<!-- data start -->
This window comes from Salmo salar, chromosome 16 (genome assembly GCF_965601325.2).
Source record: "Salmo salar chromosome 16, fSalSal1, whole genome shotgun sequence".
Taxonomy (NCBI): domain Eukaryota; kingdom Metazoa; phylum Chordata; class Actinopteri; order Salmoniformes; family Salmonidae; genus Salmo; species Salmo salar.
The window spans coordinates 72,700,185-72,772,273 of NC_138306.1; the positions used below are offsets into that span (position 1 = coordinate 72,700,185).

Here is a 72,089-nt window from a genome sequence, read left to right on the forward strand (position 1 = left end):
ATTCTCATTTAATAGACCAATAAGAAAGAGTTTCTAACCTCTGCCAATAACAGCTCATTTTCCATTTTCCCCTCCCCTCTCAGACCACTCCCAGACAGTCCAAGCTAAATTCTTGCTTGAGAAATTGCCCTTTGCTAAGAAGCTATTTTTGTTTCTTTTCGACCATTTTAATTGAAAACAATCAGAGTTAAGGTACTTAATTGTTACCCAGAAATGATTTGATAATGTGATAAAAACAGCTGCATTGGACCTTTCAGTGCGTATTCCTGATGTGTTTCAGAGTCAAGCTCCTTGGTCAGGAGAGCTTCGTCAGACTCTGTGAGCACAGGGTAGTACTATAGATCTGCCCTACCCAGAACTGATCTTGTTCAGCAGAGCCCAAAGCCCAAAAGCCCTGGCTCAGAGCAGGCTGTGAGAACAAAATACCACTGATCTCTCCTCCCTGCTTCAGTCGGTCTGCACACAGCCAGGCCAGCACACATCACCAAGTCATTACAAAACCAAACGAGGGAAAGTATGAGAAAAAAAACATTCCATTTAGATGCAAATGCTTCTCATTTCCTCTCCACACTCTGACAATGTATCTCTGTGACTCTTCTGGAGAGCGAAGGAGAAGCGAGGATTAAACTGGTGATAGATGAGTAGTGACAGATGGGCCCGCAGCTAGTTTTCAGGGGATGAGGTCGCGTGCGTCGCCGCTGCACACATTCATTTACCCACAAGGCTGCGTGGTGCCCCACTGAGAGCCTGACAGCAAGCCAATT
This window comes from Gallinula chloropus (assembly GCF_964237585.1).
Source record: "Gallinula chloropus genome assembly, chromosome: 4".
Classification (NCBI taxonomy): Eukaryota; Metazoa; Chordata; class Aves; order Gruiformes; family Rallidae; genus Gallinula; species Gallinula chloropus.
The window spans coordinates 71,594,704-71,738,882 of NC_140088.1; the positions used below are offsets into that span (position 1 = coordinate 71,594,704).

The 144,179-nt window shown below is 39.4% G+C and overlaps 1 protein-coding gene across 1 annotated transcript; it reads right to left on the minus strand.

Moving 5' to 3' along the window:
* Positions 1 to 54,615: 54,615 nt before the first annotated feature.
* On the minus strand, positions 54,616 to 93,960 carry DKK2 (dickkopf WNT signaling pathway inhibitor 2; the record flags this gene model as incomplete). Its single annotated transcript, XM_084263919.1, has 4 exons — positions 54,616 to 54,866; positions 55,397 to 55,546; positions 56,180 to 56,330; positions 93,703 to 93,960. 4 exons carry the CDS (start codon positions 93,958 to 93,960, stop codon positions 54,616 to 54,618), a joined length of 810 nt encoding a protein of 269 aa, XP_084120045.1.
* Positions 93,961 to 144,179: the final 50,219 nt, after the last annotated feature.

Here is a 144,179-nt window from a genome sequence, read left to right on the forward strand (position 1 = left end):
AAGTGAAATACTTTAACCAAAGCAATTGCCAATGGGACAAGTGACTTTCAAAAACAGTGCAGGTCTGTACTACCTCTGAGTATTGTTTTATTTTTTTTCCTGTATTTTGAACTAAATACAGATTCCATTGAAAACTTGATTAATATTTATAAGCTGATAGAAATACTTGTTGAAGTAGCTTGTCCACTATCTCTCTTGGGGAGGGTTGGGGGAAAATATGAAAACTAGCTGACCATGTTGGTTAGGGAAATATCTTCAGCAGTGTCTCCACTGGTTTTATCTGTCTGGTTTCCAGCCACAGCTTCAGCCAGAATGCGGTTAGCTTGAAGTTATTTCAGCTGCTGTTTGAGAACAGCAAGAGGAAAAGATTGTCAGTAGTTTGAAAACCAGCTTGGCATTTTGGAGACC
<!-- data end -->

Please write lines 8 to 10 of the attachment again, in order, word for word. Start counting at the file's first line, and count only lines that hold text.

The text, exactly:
Source record: "Gallinula chloropus genome assembly, chromosome: 4".
Classification (NCBI taxonomy): Eukaryota; Metazoa; Chordata; class Aves; order Gruiformes; family Rallidae; genus Gallinula; species Gallinula chloropus.
The window spans coordinates 71,594,704-71,738,882 of NC_140088.1; the positions used below are offsets into that span (position 1 = coordinate 71,594,704).